On 16 August 1999, TRW Space and Electronics Group, Redondo Beach, Calif., and Spectrum Astro, Inc., Gilbert, Ariz., were each awarded a $275,000,000 firm-fixed-price contract to provide for the Program Definition and Risk reduction phase of the Space Based Infrared System (SBIRS) Low Component. This phase was intended to result in preliminary system designs which can be used to develop, manufacture, deliver, operate, and sustain the Low Earth Orbit (LEO) component of the SBIRS System-of-Systems (SoS) architecture and perform extensive risk reduction and ground demonstration efforts. The SBIRS mission is to develop, deploy, and sustain space-based surveillance systems for missile warning, missile defense, battlespace characterization, and technical intelligence. Expected contract completion date was October 2002.

The SBIRS Low program was to be developed as part of the SBIRS SoS architecture. The acquisition of this architecture is proceeding in four increments as is described in the SBIRS Single Acquisition and Management Plan (SAMP). Increment 1 consists of the consolidation of the Defense Support Program (DSP), Attack Launch Early Report to Theater (ALERT), and Joint Tactical Ground Station (JTAGS) ground operations. Increment 2 refers to the actual deployment of the SBIRS High Block I. Increment 3 will add the SBIRS Low capabilities to the SoS architecture. Full constellation deployment was expected by FY08. In Increment 4, the SBIRS High/Low system will be updated as driven by the evolving environment to provide best value to the government.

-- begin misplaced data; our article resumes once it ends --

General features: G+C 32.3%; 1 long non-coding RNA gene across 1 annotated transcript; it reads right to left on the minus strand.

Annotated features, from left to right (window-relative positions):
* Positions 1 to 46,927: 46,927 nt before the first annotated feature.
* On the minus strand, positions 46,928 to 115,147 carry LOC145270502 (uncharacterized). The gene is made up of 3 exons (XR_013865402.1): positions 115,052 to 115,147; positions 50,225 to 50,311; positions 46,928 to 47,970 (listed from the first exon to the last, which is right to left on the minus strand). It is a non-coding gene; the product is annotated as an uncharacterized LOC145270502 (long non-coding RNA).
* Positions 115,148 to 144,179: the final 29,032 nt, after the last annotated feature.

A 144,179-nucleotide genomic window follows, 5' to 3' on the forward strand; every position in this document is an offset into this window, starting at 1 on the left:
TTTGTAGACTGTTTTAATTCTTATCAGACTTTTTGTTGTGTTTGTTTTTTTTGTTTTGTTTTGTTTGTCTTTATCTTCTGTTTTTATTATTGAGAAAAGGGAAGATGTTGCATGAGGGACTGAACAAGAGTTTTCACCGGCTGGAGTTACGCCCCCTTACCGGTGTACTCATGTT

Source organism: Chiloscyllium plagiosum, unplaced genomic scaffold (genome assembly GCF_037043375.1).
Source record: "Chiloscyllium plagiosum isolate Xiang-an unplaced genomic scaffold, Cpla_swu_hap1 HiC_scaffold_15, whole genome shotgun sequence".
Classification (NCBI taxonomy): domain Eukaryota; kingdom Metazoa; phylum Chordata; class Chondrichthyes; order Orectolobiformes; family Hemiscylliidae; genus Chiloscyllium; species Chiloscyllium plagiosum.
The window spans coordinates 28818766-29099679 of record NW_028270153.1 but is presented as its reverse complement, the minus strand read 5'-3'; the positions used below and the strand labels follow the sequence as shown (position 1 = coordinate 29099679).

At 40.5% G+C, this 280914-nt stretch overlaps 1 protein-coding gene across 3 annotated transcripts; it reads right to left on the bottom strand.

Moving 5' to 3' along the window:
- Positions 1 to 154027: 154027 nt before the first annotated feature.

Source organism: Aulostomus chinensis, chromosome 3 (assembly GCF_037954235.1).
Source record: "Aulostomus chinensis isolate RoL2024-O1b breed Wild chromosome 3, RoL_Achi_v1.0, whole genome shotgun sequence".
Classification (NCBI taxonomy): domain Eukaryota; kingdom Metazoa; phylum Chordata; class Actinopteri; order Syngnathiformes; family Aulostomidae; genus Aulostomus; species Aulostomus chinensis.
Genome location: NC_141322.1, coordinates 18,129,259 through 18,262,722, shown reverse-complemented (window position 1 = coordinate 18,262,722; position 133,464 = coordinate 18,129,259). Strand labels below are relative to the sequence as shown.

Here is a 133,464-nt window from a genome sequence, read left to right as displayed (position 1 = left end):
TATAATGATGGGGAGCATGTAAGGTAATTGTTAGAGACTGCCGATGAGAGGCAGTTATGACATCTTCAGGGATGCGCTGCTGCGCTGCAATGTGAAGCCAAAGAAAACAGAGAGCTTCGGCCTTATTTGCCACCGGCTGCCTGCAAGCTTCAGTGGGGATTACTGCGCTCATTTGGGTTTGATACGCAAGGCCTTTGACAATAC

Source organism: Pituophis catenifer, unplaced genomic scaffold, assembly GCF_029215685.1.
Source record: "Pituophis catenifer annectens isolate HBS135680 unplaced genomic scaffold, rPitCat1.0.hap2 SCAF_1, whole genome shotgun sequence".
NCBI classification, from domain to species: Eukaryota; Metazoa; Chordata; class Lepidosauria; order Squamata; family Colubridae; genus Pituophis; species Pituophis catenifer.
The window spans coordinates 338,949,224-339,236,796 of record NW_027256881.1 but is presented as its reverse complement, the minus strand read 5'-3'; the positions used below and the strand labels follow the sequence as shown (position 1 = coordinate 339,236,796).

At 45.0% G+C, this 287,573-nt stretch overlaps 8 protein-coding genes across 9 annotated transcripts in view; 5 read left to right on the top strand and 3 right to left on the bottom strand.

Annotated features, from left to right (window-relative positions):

The baseline SBIRS architecture includes satellites in Geosynchronous Earth Orbit (GEO), Low Earth Orbit (LEO), and sensors hosted on satellites in Highly Elliptical Orbit (HEO). Ground assets include: a Continental United States (CONUS)-based Mission Control Station (MCS), a backup MCS (MCSB), a survivable MCS (SMCS), overseas Relay Ground Stations (RGSs), a survivable RGS (SRGS) and Multi-Mission Mobile Processors (M3Ps) with associated infrastructure; and training, launch and support infrastructures. The SBIRS Low Component for Increment 3 provides the LEO satellite constellation for precision midcourse tracking capability critical for effective Ballistic Missile Defense. SBIRS Low Component for Increment 3 will also improve capabilities for missile warning, technical intelligence, and battlespace characterization by complementing the performance of SBIRS Increment 2. The SBIRS Low Component for Increment 3 includes provisions to incorporate associated ground elements to provide any unique command, control, data processing, and external interface capability to the entire SBIRS ground segment. The JSC has conducted a risk assessment on SBIRS Low uplink and downlink frequencies for use of 20/44 GHz frequency bands at four grounds station locations.